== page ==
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Optimism for N. Ireland peace process

Adams
"There has been quite a lot of progress made and I think we will continue to make progress," Adams told CNN  

ATLANTA, Georgia (CNN) -- A day after his first meeting with President Bush, the leader of Northern Ireland's Sinn Fein party said Saturday he came away assured the United States remains committed to the Good Friday Accords, and said he sees more progress being made in the now-stalled negotiations.

Sinn Fein President Gerry Adams, head of the Irish Republican Army's political wing, said Bush promised to keep strengthening Washington's role in the province when the two met Friday at the White House. Adams also met with Secretary of State Colin Powell, whom he found "very well motivated toward the peace process."

There had been concern among many Irish politicians the new administration would not view Northern Ireland's peace process with the same importance as former President Clinton, who took a lead role.

On the uniquely Irish holiday of Saint Patrick's Day, Adams reflected on the status of the ongoing peace process, still stalled on the issue of disarmament. He said the IRA has made great progress by complying with ceasefires and decommissioning inspections. "I think that we achieved an awful lot when we brought about cessations, and when we brought the IRA to the point that it's now at," he said.

Trimble
"If they (IRA) put their weapons completely and verifiably beyond use, then we'll all be delighted," Trimble told CNN  

"I think it would be folly -- folly to try and force the IRA to do something which the British, in 30 years of war, could not achieve. This is a voluntary process."

Adams said he supports the idea of a police service for the province, but only a reformed one which represents all citizens.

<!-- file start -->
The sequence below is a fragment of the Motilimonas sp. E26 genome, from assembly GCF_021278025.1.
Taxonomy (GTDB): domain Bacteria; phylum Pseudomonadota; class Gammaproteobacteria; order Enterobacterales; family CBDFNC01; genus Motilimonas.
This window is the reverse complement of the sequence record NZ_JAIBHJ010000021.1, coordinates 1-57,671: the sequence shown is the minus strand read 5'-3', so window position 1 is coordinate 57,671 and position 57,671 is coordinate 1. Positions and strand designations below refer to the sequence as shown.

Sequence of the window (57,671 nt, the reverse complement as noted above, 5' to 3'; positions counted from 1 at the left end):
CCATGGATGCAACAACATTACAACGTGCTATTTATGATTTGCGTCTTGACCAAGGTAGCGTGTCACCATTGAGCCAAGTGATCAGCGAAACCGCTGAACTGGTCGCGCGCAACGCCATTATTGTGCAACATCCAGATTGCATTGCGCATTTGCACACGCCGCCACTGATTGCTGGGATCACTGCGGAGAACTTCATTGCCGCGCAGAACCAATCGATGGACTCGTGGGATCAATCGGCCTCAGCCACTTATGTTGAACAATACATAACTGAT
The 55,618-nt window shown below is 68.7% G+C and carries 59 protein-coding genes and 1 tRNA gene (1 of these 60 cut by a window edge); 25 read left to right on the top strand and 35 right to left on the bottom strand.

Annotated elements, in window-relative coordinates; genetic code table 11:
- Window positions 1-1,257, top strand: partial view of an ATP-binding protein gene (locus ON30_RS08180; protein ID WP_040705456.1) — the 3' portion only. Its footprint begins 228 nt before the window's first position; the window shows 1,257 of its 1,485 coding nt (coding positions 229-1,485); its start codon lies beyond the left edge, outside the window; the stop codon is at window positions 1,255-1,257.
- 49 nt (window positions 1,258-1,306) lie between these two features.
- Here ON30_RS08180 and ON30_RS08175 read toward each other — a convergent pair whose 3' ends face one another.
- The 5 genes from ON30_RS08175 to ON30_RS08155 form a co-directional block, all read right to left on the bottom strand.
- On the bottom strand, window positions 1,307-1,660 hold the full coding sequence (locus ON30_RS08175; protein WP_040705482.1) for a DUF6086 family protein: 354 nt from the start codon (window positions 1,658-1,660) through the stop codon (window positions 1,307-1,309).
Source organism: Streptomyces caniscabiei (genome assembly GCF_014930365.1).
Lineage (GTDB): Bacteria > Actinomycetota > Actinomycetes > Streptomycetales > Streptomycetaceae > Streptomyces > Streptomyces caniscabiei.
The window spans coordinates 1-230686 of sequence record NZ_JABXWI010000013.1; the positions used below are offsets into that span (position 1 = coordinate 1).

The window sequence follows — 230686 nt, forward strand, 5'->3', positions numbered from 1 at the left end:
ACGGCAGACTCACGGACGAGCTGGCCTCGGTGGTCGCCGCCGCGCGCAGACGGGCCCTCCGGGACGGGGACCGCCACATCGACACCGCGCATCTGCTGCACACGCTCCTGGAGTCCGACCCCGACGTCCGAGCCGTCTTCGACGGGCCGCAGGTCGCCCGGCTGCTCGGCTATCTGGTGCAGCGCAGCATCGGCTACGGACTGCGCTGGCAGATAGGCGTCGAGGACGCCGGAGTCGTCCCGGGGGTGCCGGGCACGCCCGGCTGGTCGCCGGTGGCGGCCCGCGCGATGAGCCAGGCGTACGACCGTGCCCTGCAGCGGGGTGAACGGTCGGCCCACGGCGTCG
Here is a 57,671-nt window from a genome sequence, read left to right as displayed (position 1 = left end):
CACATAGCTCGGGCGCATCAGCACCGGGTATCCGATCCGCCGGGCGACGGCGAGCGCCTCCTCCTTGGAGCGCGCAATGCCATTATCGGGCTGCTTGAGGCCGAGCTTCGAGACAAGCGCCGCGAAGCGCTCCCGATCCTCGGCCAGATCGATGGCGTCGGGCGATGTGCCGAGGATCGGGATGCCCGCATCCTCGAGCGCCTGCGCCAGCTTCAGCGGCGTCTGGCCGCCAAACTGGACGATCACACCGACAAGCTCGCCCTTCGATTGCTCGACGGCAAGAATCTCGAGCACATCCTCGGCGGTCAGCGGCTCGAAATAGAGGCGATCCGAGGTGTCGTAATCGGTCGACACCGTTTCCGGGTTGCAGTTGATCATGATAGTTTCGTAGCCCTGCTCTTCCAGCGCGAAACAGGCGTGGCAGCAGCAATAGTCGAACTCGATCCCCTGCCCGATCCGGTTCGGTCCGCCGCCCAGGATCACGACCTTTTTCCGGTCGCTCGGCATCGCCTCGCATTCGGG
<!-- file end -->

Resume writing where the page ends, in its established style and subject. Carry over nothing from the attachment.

"We need a genuine new beginning to policing which can bring about sustainable policing, which allows the people I represent to be proud and to be approving of a new police service, and to be actually a part of it," he said.

He blamed the British government for the current impasse, saying it has traded off on too many issues, and made too many promises. "That's why we're in the mess we're in," he said.

Adams was one of a group of Northern Ireland leaders invited to the White House Friday to celebrate Saint Patrick's Day, a group that included Irish Prime Minister Bertie Ahern and Northern Ireland First Minister David Trimble.

Also present were hardliners such as Rev. Ian Paisley of the Democratic Unionist Party, who has opposed the Good Friday agreement.

But Adams said the tone of the peace process is slowly improving.

"There are problems," he said. "But it's interesting that, despite all of that, while there isn't the degree of bonding necessary to get rid of all the difficulties, I think there's huge progress made.

"None of us should for one moment underestimate the progress that has been made in the last 10 years," he continued. "We've a long way to go, but we've come a long way."



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